The U.S. Army announced Wednesday it is adjusting the rotation schedule for the service's National Training Center to allow units to support the response to the novel coronavirus pandemic.
For now, the adjustment specifically affects the 81st Stryker Brigade Combat Team, a Washington Army National Guard unit that has been made "available to the governor of Washington state to respond to the current situation there," according to a news release.
The 81st SBCT was scheduled to conduct its month-long rotation at NTC during the month of May, according to Army spokeswoman Cheryle Rivas.
Right now it's unclear when the 81st will go to NTC, Rivas said.
"Department of the Army senior leaders are analyzing different options to determine how best to ensure that the 81st SBCT has the premiere collective training opportunity that a Combat Training Center provides," Rivas said in a statement.
Currently, the 1st Stryker Brigade Combat Team, 4th Infantry Division from Fort Carson, Colorado is set to conduct its rotation to NTC in June, Rivas said.
Despite the adjustment, the Army will continue to meet readiness requirements, Lt. Gen. Charles Flynn, deputy chief of staff of Operations, Plans and Training, said in a news release.
"Although we are adjusting the training calendar, the Army Combat Training Centers (CTC) will continue to focus on improving unit readiness by providing highly realistic, stressful, joint and combined-arms training across the full spectrum of conflict," Flynn said.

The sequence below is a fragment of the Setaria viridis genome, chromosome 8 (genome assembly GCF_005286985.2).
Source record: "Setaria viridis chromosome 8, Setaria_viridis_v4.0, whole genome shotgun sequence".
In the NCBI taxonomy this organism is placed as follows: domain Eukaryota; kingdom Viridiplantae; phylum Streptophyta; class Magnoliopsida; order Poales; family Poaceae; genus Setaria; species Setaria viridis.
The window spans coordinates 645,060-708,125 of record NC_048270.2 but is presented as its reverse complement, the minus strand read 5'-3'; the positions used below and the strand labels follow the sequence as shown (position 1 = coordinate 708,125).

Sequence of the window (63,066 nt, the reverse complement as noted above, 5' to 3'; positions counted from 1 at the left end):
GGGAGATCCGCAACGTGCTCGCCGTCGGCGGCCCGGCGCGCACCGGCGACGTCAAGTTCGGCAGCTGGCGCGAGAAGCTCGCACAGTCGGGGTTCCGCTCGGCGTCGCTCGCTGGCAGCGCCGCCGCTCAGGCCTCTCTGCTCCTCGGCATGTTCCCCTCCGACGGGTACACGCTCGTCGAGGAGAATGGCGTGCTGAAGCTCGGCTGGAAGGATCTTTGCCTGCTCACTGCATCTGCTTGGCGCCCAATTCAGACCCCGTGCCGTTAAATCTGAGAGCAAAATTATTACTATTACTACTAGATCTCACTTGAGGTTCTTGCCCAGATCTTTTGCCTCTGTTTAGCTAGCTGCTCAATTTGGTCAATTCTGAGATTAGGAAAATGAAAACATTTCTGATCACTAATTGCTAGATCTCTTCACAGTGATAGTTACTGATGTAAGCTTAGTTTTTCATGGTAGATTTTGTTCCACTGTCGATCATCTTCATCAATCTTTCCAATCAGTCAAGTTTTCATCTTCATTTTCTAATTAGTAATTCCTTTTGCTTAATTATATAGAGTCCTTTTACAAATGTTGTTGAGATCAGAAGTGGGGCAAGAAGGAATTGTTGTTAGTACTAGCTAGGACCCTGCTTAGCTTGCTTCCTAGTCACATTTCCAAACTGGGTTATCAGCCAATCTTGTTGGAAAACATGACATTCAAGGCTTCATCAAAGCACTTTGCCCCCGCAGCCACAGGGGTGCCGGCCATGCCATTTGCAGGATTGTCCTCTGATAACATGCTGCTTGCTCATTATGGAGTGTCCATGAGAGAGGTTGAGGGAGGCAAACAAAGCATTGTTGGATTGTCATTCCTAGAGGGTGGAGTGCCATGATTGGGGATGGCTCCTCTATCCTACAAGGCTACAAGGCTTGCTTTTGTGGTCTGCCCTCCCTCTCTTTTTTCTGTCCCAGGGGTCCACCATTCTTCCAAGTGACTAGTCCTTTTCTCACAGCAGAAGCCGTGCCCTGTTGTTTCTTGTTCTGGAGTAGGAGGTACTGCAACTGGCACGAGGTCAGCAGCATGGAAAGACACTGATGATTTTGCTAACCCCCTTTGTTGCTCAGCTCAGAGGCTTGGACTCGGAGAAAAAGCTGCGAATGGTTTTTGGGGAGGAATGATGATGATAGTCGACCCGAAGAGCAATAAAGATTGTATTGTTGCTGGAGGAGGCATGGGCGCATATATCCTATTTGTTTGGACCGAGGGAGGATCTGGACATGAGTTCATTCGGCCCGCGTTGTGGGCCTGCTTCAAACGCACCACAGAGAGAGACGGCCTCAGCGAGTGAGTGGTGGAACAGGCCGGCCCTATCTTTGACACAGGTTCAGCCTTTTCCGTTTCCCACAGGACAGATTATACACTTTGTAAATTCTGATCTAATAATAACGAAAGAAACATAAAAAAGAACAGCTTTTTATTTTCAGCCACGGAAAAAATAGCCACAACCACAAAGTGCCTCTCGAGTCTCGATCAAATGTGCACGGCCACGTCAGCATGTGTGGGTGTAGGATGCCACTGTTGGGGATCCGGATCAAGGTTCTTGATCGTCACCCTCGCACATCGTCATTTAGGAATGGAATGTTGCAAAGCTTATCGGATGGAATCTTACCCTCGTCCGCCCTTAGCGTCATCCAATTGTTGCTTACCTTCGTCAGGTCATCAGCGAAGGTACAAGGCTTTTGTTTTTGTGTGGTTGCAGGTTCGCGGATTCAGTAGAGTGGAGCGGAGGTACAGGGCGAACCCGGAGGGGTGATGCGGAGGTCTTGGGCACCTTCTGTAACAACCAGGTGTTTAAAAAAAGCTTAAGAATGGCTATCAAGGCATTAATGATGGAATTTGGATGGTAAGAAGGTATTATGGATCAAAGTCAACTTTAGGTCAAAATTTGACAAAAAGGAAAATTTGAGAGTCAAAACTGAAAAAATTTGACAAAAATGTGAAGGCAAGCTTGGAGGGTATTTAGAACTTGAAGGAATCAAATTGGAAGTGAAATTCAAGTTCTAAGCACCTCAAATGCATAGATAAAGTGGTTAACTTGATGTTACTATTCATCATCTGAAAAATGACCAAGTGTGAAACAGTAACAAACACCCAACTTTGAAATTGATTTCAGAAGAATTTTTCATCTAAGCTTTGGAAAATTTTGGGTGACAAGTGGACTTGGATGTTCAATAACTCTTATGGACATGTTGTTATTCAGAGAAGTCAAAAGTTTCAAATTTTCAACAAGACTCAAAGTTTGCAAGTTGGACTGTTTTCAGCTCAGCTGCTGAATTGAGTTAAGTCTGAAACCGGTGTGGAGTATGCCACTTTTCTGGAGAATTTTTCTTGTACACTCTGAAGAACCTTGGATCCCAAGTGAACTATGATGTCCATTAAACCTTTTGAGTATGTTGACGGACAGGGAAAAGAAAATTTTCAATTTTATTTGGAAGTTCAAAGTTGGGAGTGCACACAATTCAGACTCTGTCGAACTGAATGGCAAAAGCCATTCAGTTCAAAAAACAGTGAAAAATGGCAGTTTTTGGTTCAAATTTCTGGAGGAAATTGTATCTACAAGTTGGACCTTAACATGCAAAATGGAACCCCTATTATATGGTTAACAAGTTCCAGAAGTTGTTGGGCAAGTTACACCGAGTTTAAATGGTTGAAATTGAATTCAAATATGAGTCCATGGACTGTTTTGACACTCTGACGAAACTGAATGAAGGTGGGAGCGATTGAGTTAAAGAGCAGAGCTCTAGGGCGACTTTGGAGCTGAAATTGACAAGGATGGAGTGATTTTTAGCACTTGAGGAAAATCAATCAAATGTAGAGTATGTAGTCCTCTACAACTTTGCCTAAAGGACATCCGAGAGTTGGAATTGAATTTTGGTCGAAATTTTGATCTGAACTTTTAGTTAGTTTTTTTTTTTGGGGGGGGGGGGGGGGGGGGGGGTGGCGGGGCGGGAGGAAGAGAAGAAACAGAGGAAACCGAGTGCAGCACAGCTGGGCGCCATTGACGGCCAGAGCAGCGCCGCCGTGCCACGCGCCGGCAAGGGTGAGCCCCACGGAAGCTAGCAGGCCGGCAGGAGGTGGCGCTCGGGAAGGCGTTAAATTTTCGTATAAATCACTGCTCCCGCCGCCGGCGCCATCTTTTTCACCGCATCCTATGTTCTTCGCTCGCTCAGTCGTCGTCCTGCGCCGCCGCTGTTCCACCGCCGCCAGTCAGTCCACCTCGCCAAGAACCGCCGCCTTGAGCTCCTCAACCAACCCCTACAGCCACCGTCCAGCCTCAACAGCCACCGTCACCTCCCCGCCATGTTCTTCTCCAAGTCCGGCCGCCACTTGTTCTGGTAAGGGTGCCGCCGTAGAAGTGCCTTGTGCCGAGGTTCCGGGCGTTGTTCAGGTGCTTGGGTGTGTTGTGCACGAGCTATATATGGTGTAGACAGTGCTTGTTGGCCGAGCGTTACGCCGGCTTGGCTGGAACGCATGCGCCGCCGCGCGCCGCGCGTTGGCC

The National Training Center at Fort Irwin, California; Joint Readiness Training Center at Fort Polk, Louisiana; and Joint Multinational Readiness Center at Hohenfels, Germany, hold brigade-level training exercises for armored brigade combat teams, infantry brigade combat teams and Stryker brigade combat teams and are a key measurement for the service's combat readiness.
The CTCs have transitioned from mission-rehearsal exercises designed for tours in Iraq and Afghanistan to decisive-action rotations to prepare units for combat against near-peer adversaries such as China and Russia.
At NTC, combat units are forced to operate in a battlespace the size of Rhode Island against formidable opposing forces equipped with armored vehicles, artillery, drones and helicopters. The rapid pace of operations is designed to test even the best units' ability to adapt as they try to seize key terrain and defend against enemy counterattacks.
The Army's fiscal 2021 budget request will fund 24 CTC rotations for the active force and four rotations for the National Guard and Reserves.
"The Army will continue to reevaluate the situation as conditions change, and the protection of the health and safety of our soldiers and their families will remain the Army's top priority," the release states.
-- Matthew Cox can be reached at firstname.lastname@example.org.